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Understanding Your Dog's Nutritional Needs

voyce2.jpgBy: Dr. Amanda Landis-Hanna

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If you find nutrition confusing, you are certainly not alone.  As a society, we have more food choices than ever before, yet we are in an obesity epidemic and fewer people raise or cook their own food.  These statements are true not only for human food, but also canine food. 

As a species, domesticated dogs’ diets have changed dramatically over the last millennia, as their jobs have changed.  In the past, dogs may have hunted or scavenged food as a solitary dog or part of a feral pack.  Working dogs may have been fed scraps while herding with ranchers.  In other countries, these lifestyles are still very common.  In the United States, however, these lifestyles are increasingly uncommon.  As more people have moved into cities and into desk jobs, many dogs have moved into the home for companionship.  With this move into the home comes a new set of nutritional needs.

Dogs who live primarily in the home, and who do not get much activity, need protein, carbohydrates, and healthy fats -- the same as a working dog.  The differences in needs are in the calorie counts and the volume of food.  Just as with humans, the calories your dog burn need to be balanced against her consumption of calories.  A more active and athletic dog may need 1 ½ to three times as many calories as an inactive dog.  Your veterinarian can help you calculate how many calories your dog needs to eat daily.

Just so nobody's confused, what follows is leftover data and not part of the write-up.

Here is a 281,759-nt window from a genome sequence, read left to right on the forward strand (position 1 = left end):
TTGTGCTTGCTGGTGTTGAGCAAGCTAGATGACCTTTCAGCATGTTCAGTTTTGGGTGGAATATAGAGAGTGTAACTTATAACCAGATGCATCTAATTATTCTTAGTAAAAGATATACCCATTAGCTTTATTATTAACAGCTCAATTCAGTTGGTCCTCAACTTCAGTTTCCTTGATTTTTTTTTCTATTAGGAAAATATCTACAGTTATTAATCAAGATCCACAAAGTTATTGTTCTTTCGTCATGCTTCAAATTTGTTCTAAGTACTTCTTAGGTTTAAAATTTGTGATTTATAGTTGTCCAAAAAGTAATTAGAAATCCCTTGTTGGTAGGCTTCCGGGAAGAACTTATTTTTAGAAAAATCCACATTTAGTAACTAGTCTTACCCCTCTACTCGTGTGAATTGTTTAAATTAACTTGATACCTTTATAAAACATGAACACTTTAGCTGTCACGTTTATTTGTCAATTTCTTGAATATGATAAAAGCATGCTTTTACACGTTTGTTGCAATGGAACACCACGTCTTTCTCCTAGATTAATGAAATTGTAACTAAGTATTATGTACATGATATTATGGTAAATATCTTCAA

As for food choices, a number of options are available.  Commercial dog food is somewhat ubiquitous as they are sold in all kinds of stores.  With dogs -- as with humans -- the quality of the diet is vital.  What we put into our dogs’ bodies is reflected in their energy, coat, and overall health.  If you choose to feed a commercial diet, speak with your veterinarian.  Your veterinarian may have had a lot of success with a particular diet and recommend a brand or formula for specific benefits. Veterinarians may prefer dry kibble for its effect on teeth, or like canned food for its added moisture. When food is processed into a kibble, it becomes more calorie-dense and dehydrated.  This process makes it easier to store and transport food, but it also means your dog needs a smaller volume of food in general.

As an alternative, many people enjoy the process of cooking for their dogs.  In these cases, pet parents can work with their veterinarian or veterinary nutritionist to develop a well-rounded diet for their pet.  Sometimes home cooking is for convenience, and sometimes for ease or cost-effectiveness.  Sometimes it is a form of bonding and displaying affection for your pup. Make sure you prepare and store the food safely, to minimize the risk for bacterial contamination.

Bacterial contamination risk may be highest with raw, partial raw, or BARF (Bones and Raw Food) diets.  These diets are often controversial, due to the risk for intestinal blockage, infection, or tooth breakage.  Some pet parents and veterinarians love these diets, while others believe they may be very harmful.  Work with your veterinarian to evaluate what is best for you and your dog.  In any case, providing adequate nutrition is of prime importance to the overall health and well being of your furry friend.

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